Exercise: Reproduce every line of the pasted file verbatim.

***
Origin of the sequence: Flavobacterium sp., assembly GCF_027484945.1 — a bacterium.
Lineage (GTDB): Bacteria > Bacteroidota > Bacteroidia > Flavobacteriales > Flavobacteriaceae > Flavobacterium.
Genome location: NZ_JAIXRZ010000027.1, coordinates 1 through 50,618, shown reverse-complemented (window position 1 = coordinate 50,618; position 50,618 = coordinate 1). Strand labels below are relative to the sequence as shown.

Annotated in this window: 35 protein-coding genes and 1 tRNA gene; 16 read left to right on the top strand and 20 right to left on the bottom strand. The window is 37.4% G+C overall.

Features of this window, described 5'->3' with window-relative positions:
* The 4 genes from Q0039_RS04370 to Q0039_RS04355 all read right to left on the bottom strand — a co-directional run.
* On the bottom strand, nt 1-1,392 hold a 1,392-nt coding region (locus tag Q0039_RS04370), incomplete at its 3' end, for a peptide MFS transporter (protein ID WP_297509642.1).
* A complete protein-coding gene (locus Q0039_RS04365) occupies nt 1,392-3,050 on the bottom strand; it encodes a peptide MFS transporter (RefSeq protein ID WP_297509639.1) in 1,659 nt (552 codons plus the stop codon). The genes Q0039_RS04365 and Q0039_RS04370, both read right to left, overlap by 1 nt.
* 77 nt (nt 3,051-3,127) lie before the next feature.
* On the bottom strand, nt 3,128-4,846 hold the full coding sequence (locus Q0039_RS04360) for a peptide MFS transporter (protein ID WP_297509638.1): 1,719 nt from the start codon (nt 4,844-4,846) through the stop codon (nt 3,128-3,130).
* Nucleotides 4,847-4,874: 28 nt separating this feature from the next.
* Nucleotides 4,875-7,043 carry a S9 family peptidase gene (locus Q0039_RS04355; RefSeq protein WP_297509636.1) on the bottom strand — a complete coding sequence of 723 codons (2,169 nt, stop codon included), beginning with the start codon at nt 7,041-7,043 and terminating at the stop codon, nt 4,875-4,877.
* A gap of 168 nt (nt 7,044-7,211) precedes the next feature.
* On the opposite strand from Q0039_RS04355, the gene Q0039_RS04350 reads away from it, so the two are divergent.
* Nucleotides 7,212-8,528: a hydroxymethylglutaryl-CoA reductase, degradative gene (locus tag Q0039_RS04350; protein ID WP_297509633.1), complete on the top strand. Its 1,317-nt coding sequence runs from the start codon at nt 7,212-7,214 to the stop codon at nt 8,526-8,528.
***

Origin of the sequence: Flavobacterium sp., assembly GCF_027484945.1 — a bacterium.
Lineage (GTDB): Bacteria > Bacteroidota > Bacteroidia > Flavobacteriales > Flavobacteriaceae > Flavobacterium.
Genome location: NZ_JAIXRZ010000027.1, coordinates 1 through 50,618, shown reverse-complemented (window position 1 = coordinate 50,618; position 50,618 = coordinate 1). Strand labels below are relative to the sequence as shown.

Annotated in this window: 35 protein-coding genes and 1 tRNA gene; 16 read left to right on the top strand and 20 right to left on the bottom strand. The window is 37.4% G+C overall.

Features of this window, described 5'->3' with window-relative positions:
* The 4 genes from Q0039_RS04370 to Q0039_RS04355 all read right to left on the bottom strand — a co-directional run.
* On the bottom strand, nt 1-1,392 hold a 1,392-nt coding region (locus tag Q0039_RS04370), incomplete at its 3' end, for a peptide MFS transporter (protein ID WP_297509642.1).
* A complete protein-coding gene (locus Q0039_RS04365) occupies nt 1,392-3,050 on the bottom strand; it encodes a peptide MFS transporter (RefSeq protein ID WP_297509639.1) in 1,659 nt (552 codons plus the stop codon). The genes Q0039_RS04365 and Q0039_RS04370, both read right to left, overlap by 1 nt.
* 77 nt (nt 3,051-3,127) lie before the next feature.
* On the bottom strand, nt 3,128-4,846 hold the full coding sequence (locus Q0039_RS04360) for a peptide MFS transporter (protein ID WP_297509638.1): 1,719 nt from the start codon (nt 4,844-4,846) through the stop codon (nt 3,128-3,130).
* Nucleotides 4,847-4,874: 28 nt separating this feature from the next.
* Nucleotides 4,875-7,043 carry a S9 family peptidase gene (locus Q0039_RS04355; RefSeq protein WP_297509636.1) on the bottom strand — a complete coding sequence of 723 codons (2,169 nt, stop codon included), beginning with the start codon at nt 7,041-7,043 and terminating at the stop codon, nt 4,875-4,877.
* A gap of 168 nt (nt 7,044-7,211) precedes the next feature.
* On the opposite strand from Q0039_RS04355, the gene Q0039_RS04350 reads away from it, so the two are divergent.
* Nucleotides 7,212-8,528: a hydroxymethylglutaryl-CoA reductase, degradative gene (locus tag Q0039_RS04350; protein ID WP_297509633.1), complete on the top strand. Its 1,317-nt coding sequence runs from the start codon at nt 7,212-7,214 to the stop codon at nt 8,526-8,528.